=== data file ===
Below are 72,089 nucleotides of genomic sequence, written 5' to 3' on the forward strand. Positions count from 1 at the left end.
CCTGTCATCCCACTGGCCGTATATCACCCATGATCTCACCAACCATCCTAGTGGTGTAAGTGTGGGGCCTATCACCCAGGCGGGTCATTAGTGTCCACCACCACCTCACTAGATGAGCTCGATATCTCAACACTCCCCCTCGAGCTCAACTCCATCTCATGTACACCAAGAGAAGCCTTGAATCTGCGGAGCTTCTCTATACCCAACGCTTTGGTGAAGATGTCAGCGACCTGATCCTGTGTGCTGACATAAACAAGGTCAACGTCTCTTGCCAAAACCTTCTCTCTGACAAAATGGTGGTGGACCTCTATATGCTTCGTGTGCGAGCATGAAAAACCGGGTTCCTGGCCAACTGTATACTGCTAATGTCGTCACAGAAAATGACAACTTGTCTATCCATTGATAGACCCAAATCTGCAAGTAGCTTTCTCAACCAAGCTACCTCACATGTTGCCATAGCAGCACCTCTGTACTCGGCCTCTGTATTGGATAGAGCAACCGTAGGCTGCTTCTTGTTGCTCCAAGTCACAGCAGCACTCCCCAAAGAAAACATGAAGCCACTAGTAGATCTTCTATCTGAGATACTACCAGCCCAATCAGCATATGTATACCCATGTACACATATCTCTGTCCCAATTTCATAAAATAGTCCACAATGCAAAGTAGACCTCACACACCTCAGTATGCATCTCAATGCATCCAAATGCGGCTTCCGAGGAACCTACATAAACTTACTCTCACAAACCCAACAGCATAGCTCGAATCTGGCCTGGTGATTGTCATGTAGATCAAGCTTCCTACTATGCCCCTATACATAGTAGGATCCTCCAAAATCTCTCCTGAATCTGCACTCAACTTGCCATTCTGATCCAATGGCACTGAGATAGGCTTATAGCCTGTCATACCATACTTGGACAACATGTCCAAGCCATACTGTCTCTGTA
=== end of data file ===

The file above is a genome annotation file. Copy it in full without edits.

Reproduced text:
Below are 72,089 nucleotides of genomic sequence, written 5' to 3' on the forward strand. Positions count from 1 at the left end.
CCTGTCATCCCACTGGCCGTATATCACCCATGATCTCACCAACCATCCTAGTGGTGTAAGTGTGGGGCCTATCACCCAGGCGGGTCATTAGTGTCCACCACCACCTCACTAGATGAGCTCGATATCTCAACACTCCCCCTCGAGCTCAACTCCATCTCATGTACACCAAGAGAAGCCTTGAATCTGCGGAGCTTCTCTATACCCAACGCTTTGGTGAAGATGTCAGCGACCTGATCCTGTGTGCTGACATAAACAAGGTCAACGTCTCTTGCCAAAACCTTCTCTCTGACAAAATGGTGGTGGACCTCTATATGCTTCGTGTGCGAGCATGAAAAACCGGGTTCCTGGCCAACTGTATACTGCTAATGTCGTCACAGAAAATGACAACTTGTCTATCCATTGATAGACCCAAATCTGCAAGTAGCTTTCTCAACCAAGCTACCTCACATGTTGCCATAGCAGCACCTCTGTACTCGGCCTCTGTATTGGATAGAGCAACCGTAGGCTGCTTCTTGTTGCTCCAAGTCACAGCAGCACTCCCCAAAGAAAACATGAAGCCACTAGTAGATCTTCTATCTGAGATACTACCAGCCCAATCAGCATATGTATACCCATGTACACATATCTCTGTCCCAATTTCATAAAATAGTCCACAATGCAAAGTAGACCTCACACACCTCAGTATGCATCTCAATGCATCCAAATGCGGCTTCCGAGGAACCTACATAAACTTACTCTCACAAACCCAACAGCATAGCTCGAATCTGGCCTGGTGATTGTCATGTAGATCAAGCTTCCTACTATGCCCCTATACATAGTAGGATCCTCCAAAATCTCTCCTGAATCTGCACTCAACTTGCCATTCTGATCCAATGGCACTGAGATAGGCTTATAGCCTGTCATACCATACTTGGACAACATGTCCAAGCCATACTGTCTCTGTA